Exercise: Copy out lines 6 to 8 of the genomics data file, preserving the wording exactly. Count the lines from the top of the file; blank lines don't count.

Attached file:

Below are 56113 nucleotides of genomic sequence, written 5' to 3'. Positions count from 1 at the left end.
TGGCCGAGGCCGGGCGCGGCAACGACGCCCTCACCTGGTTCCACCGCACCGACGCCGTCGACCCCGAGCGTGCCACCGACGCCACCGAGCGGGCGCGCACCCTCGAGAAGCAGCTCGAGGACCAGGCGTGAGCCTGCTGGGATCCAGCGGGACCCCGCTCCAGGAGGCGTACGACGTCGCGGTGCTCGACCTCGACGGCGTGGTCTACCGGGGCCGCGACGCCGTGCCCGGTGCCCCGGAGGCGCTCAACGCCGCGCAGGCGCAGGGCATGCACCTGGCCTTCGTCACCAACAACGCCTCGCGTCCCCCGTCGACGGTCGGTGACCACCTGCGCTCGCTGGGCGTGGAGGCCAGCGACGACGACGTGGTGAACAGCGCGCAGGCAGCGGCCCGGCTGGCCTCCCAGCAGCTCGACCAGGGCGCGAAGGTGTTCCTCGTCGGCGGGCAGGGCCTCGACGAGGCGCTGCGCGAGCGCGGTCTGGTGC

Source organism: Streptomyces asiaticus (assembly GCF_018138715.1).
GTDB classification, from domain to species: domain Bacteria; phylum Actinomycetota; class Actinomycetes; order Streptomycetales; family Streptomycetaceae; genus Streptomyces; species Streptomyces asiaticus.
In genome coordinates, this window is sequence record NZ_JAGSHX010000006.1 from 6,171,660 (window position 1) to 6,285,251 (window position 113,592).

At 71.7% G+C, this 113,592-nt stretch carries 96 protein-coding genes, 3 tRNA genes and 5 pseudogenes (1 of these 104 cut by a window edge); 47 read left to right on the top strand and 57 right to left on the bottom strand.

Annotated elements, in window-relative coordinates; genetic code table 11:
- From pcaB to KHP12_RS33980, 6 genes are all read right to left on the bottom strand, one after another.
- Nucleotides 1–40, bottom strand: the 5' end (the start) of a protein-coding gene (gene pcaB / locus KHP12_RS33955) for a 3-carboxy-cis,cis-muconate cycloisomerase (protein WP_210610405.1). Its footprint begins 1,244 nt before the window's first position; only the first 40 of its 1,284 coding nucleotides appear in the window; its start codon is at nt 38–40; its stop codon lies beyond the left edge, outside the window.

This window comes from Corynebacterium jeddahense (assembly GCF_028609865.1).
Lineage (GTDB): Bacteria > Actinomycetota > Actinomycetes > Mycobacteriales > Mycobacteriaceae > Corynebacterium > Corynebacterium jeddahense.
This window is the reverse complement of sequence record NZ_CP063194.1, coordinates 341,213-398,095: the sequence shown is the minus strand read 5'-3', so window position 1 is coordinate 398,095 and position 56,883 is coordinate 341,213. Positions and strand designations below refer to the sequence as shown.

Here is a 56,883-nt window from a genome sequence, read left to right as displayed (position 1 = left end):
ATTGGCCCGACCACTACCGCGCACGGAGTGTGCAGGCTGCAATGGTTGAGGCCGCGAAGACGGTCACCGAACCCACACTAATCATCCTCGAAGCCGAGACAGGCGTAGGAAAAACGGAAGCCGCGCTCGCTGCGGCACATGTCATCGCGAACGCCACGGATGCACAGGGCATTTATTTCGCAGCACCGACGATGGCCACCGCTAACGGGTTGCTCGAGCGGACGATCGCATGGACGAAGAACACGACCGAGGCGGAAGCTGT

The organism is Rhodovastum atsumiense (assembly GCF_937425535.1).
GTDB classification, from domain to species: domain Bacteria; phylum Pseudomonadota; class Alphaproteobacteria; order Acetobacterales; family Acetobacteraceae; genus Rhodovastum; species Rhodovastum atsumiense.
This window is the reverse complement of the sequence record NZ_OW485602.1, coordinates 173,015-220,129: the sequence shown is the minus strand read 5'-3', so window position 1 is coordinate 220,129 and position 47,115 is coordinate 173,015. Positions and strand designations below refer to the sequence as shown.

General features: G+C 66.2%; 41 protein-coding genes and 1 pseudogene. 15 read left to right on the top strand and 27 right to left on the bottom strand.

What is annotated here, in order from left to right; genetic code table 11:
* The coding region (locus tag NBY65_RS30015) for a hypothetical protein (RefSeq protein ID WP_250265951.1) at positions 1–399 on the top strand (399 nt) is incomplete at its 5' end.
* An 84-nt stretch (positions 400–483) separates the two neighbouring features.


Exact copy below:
At 71.7% G+C, this 113,592-nt stretch carries 96 protein-coding genes, 3 tRNA genes and 5 pseudogenes (1 of these 104 cut by a window edge); 47 read left to right on the top strand and 57 right to left on the bottom strand.

Annotated elements, in window-relative coordinates; genetic code table 11:
- From pcaB to KHP12_RS33980, 6 genes are all read right to left on the bottom strand, one after another.